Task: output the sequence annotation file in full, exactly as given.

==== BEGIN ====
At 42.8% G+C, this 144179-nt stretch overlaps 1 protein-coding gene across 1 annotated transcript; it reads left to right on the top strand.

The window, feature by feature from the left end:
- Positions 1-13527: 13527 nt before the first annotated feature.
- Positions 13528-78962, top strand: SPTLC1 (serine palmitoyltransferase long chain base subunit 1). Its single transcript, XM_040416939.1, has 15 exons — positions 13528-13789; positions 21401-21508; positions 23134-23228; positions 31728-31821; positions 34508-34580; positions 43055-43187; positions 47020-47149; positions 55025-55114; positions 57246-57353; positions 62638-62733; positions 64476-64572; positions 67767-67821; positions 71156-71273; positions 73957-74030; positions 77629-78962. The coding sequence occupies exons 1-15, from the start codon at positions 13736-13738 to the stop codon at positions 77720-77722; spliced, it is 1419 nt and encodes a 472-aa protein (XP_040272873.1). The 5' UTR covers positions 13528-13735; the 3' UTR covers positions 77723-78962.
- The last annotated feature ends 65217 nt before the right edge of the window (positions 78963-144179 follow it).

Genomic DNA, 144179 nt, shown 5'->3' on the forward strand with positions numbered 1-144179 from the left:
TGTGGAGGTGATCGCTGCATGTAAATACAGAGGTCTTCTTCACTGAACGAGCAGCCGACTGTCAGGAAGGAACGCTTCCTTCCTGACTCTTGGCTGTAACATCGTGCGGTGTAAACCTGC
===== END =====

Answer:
At 42.8% G+C, this 144179-nt stretch overlaps 1 protein-coding gene across 1 annotated transcript; it reads left to right on the top strand.

The window, feature by feature from the left end:
- Positions 1-13527: 13527 nt before the first annotated feature.
- Positions 13528-78962, top strand: SPTLC1 (serine palmitoyltransferase long chain base subunit 1). Its single transcript, XM_040416939.1, has 15 exons — positions 13528-13789; positions 21401-21508; positions 23134-23228; positions 31728-31821; positions 34508-34580; positions 43055-43187; positions 47020-47149; positions 55025-55114; positions 57246-57353; positions 62638-62733; positions 64476-64572; positions 67767-67821; positions 71156-71273; positions 73957-74030; positions 77629-78962. The coding sequence occupies exons 1-15, from the start codon at positions 13736-13738 to the stop codon at positions 77720-77722; spliced, it is 1419 nt and encodes a 472-aa protein (XP_040272873.1). The 5' UTR covers positions 13528-13735; the 3' UTR covers positions 77723-78962.
- The last annotated feature ends 65217 nt before the right edge of the window (positions 78963-144179 follow it).

Genomic DNA, 144179 nt, shown 5'->3' on the forward strand with positions numbered 1-144179 from the left:
TGTGGAGGTGATCGCTGCATGTAAATACAGAGGTCTTCTTCACTGAACGAGCAGCCGACTGTCAGGAAGGAACGCTTCCTTCCTGACTCTTGGCTGTAACATCGTGCGGTGTAAACCTGC